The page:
There's more or less (strong emphasis on the word `less') a plot for the 1964 sleaze/exploitation film OLGA'S GIRL. Olga (Audrey Campbell) is the proprietress of a stable of girls. As the movie begins we learn Olga is setting up a new syndicate in New York City, a syndicate that will service the city's appetite for narcotics and vice. Campbell played Olga in two previous movies, `Olga's House of Shame' and `White Slaves of Chinatown,' titles a little more descriptive of the contents, perhaps. They're all directed by Joseph Mawra, who would also direct movies with such provocative titles as `The Peek Snatchers' and `All Men Are Apes.' Anyway, a `white slaver' brings fresh flesh to Olga's pad, the slaver and Olga haggle a bit and eventually the flesh become Olga's girls. Most of the film shows the girls at work - funneling suspicious looking white powder in capsules, for instance - and play - the twist seemed popular at the time, and the girls throw a lot of parties.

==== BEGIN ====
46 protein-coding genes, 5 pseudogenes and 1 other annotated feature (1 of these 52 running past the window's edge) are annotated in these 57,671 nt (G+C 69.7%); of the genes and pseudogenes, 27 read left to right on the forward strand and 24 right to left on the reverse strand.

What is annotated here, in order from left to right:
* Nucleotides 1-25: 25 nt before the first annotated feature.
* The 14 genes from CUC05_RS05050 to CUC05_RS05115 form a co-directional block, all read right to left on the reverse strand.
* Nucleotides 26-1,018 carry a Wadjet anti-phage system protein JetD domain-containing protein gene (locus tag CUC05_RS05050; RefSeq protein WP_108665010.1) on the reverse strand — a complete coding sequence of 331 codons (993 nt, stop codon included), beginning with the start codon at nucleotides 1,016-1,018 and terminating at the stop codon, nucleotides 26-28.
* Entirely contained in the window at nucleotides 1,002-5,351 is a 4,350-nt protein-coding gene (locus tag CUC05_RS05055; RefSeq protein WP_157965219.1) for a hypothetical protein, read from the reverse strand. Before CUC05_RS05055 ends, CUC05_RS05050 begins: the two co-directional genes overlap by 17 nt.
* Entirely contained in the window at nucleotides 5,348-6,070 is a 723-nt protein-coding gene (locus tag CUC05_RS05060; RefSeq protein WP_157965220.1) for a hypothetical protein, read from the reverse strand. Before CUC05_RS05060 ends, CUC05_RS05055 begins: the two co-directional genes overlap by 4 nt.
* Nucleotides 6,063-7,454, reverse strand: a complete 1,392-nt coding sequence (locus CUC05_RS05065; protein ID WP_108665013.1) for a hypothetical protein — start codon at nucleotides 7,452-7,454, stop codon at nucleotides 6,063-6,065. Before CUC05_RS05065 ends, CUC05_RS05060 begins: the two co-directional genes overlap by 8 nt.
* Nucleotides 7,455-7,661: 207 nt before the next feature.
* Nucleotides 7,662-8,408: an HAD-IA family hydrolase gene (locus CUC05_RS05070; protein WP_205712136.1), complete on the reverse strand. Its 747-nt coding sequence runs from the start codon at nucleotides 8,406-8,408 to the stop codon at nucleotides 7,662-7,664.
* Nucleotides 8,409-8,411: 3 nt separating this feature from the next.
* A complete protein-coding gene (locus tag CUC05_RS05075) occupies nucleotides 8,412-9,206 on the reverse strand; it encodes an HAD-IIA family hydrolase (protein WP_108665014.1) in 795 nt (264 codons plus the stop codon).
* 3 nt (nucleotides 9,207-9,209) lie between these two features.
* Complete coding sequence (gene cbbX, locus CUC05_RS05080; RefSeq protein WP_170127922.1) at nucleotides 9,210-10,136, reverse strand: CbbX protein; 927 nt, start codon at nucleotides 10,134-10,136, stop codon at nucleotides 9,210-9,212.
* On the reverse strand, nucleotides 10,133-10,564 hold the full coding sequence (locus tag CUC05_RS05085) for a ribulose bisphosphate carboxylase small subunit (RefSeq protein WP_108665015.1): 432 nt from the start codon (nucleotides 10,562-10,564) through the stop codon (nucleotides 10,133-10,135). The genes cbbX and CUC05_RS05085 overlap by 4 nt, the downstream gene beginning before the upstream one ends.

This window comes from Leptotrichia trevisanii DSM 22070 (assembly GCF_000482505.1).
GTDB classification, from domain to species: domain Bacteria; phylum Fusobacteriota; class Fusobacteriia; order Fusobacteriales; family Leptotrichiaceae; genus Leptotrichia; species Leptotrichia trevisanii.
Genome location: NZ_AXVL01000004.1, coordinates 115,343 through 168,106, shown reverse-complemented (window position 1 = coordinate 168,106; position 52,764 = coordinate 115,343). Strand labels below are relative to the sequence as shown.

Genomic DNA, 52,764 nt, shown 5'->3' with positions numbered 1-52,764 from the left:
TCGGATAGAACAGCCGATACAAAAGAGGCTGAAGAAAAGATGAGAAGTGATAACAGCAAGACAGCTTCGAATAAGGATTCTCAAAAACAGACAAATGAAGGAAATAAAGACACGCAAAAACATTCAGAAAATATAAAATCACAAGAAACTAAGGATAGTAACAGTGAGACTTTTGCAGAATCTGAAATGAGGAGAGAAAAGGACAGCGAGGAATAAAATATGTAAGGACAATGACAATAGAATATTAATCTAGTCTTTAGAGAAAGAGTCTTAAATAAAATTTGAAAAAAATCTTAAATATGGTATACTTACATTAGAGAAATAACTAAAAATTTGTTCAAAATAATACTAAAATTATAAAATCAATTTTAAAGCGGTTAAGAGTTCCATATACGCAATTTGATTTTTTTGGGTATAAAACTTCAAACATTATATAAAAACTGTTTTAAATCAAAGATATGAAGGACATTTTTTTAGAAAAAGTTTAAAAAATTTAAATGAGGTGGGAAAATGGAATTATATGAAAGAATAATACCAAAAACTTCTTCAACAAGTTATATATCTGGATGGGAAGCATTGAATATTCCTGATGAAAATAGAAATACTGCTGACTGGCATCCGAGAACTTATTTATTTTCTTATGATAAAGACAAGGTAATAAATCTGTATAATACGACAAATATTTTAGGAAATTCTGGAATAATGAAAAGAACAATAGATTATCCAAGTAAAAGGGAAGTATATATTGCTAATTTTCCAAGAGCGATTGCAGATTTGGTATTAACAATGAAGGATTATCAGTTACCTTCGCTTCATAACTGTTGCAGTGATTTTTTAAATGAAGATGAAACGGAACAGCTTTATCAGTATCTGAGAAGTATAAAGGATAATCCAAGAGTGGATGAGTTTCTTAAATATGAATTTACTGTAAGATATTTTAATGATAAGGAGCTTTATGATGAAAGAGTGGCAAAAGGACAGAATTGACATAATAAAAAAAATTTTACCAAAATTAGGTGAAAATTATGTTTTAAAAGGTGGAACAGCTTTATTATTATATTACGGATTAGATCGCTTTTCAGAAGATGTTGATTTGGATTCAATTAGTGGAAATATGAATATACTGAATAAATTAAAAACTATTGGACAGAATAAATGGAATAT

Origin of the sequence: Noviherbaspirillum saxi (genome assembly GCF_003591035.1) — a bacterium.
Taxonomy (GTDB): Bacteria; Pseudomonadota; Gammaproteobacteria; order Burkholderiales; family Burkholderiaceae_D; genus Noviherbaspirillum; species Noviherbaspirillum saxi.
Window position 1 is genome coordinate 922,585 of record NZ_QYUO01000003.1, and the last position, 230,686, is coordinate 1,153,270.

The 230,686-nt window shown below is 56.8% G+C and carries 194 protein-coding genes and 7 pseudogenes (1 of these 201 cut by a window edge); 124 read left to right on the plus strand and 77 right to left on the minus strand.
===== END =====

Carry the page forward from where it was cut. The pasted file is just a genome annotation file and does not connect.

There aren't any men in the movie, save for the slaver and some `syndicate' guys who show up for a two-minute scene in the middle of the movie to push the plot forward. There's a rather disturbing scene of two girls shooting up the `big H', although Campbell (with film journalist Andre Salas) assures us that there was no drug use on the set.
OLGA'S GIRLS spends a lot of time in the basement, the `dungeon', Olga's `Room of Persuasion.' A place where erring girls are taken for discipline, and there's a lot of erring going on. Armed with a swagger stick and clad in a full-length leather apron - Olga's `Cape of Persuasion' - the dungeon is where any fetishes missed in the party, shower, and bedroom scenes are enacted.
There's no synchronized sound on OLGA'S GIRLS. Perry Peters (Joel Holt) provides a voice-over narration, with sporadic contributions from Audrey Campbell. It's a device that works pretty well, giving the movie a fantastic realism while retaining some elements of a silent film. The girls, amateur actresses, react with exaggerated facial expressions that would make Conrad Veidt proud. The bondage and torture scenes aren't very convincing, and rather than screams, which might be disturbing, the movie just pumps up the volume on its favorite song, Modest Moussorgsky's `Night on Bald Mountain.'
I'm not usually a fan of exploitation films, but I found OLGA'S GIRLS to be both unusual and entertaining. If it were a little more realistic, and if you didn't see some of the women suppressing giggles during fight and torture scenes, it might have been unpleasant.